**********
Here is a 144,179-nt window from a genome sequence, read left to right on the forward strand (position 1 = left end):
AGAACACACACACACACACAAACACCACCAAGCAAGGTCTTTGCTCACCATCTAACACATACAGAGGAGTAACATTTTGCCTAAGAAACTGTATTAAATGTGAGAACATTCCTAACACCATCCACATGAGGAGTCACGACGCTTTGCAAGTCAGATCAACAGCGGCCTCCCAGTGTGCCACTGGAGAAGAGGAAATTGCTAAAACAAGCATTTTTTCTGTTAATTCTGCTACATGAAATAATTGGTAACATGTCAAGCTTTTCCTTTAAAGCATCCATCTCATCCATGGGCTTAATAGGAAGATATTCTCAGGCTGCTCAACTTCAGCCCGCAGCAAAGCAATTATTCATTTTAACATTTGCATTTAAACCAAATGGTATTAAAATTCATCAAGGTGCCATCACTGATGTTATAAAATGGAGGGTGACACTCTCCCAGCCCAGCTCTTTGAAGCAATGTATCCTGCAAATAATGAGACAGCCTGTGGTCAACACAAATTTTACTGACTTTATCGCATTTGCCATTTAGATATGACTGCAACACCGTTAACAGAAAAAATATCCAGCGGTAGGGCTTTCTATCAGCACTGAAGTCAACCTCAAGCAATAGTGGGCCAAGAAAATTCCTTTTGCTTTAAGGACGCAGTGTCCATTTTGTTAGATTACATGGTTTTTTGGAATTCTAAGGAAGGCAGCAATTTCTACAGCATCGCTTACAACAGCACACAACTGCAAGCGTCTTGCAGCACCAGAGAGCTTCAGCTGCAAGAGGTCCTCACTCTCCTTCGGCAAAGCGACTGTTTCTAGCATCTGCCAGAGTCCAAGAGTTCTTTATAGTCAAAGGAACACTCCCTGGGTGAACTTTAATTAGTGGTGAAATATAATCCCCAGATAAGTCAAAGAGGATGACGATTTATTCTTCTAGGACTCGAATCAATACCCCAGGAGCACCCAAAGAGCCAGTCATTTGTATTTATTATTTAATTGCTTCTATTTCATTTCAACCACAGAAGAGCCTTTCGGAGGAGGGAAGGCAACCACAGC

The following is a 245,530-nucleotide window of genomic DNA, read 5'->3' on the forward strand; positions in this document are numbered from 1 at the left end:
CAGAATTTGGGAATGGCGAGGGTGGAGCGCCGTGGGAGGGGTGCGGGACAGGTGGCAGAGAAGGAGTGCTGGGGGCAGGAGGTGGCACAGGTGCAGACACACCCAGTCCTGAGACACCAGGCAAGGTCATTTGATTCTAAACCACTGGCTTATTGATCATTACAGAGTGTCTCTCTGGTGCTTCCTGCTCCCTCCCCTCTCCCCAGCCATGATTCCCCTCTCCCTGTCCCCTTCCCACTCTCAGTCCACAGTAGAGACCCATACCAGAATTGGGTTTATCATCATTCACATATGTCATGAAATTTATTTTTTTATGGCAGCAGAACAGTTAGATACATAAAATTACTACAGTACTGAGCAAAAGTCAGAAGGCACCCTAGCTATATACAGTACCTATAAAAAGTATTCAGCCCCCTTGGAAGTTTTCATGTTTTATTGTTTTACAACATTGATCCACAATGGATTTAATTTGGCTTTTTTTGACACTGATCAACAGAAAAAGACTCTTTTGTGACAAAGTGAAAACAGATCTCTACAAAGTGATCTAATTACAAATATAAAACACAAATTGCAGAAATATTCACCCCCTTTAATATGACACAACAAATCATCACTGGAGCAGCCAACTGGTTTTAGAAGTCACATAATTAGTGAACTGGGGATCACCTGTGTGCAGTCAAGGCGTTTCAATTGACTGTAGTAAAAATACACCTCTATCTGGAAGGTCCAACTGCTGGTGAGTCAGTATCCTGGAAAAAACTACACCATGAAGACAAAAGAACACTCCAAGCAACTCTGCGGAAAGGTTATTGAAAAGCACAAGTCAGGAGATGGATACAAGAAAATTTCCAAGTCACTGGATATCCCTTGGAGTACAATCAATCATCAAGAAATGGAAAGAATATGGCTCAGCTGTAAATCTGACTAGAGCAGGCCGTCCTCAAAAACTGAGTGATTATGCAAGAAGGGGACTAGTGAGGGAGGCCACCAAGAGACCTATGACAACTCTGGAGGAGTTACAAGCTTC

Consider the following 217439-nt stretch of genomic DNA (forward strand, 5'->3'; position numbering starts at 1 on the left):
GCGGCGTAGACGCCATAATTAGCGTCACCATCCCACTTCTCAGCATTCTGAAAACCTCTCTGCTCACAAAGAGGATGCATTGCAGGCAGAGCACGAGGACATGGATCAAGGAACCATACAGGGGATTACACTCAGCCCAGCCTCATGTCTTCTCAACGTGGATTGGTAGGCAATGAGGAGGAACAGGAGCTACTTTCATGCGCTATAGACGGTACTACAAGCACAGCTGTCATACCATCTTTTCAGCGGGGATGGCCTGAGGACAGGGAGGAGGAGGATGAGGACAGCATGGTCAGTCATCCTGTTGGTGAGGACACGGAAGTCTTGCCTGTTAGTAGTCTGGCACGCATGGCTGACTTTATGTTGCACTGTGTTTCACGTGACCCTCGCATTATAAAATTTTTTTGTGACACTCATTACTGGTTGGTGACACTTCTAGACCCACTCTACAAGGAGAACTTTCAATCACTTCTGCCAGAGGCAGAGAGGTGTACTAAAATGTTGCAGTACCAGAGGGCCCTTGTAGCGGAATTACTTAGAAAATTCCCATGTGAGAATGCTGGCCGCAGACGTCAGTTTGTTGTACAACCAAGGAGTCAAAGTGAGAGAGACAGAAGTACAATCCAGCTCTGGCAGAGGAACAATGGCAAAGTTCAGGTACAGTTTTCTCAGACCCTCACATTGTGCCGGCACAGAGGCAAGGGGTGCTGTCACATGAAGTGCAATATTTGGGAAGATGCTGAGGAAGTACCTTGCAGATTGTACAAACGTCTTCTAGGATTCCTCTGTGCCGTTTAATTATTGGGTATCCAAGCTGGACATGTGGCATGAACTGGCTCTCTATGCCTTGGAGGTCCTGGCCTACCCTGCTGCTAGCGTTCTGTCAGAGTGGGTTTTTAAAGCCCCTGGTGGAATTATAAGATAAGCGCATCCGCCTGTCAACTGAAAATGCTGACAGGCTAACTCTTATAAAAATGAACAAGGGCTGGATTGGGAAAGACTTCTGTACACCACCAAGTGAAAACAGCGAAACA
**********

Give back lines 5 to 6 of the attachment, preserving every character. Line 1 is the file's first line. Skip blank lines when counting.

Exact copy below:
Consider the following 217439-nt stretch of genomic DNA (forward strand, 5'->3'; position numbering starts at 1 on the left):
GCGGCGTAGACGCCATAATTAGCGTCACCATCCCACTTCTCAGCATTCTGAAAACCTCTCTGCTCACAAAGAGGATGCATTGCAGGCAGAGCACGAGGACATGGATCAAGGAACCATACAGGGGATTACACTCAGCCCAGCCTCATGTCTTCTCAACGTGGATTGGTAGGCAATGAGGAGGAACAGGAGCTACTTTCATGCGCTATAGACGGTACTACAAGCACAGCTGTCATACCATCTTTTCAGCGGGGATGGCCTGAGGACAGGGAGGAGGAGGATGAGGACAGCATGGTCAGTCATCCTGTTGGTGAGGACACGGAAGTCTTGCCTGTTAGTAGTCTGGCACGCATGGCTGACTTTATGTTGCACTGTGTTTCACGTGACCCTCGCATTATAAAATTTTTTTGTGACACTCATTACTGGTTGGTGACACTTCTAGACCCACTCTACAAGGAGAACTTTCAATCACTTCTGCCAGAGGCAGAGAGGTGTACTAAAATGTTGCAGTACCAGAGGGCCCTTGTAGCGGAATTACTTAGAAAATTCCCATGTGAGAATGCTGGCCGCAGACGTCAGTTTGTTGTACAACCAAGGAGTCAAAGTGAGAGAGACAGAAGTACAATCCAGCTCTGGCAGAGGAACAATGGCAAAGTTCAGGTACAGTTTTCTCAGACCCTCACATTGTGCCGGCACAGAGGCAAGGGGTGCTGTCACATGAAGTGCAATATTTGGGAAGATGCTGAGGAAGTACCTTGCAGATTGTACAAACGTCTTCTAGGATTCCTCTGTGCCGTTTAATTATTGGGTATCCAAGCTGGACATGTGGCATGAACTGGCTCTCTATGCCTTGGAGGTCCTGGCCTACCCTGCTGCTAGCGTTCTGTCAGAGTGGGTTTTTAAAGCCCCTGGTGGAATTATAAGATAAGCGCATCCGCCTGTCAACTGAAAATGCTGACAGGCTAACTCTTATAAAAATGAACAAGGGCTGGATTGGGAAAGACTTCTGTACACCACCAAGTGAAAACAGCGAAACA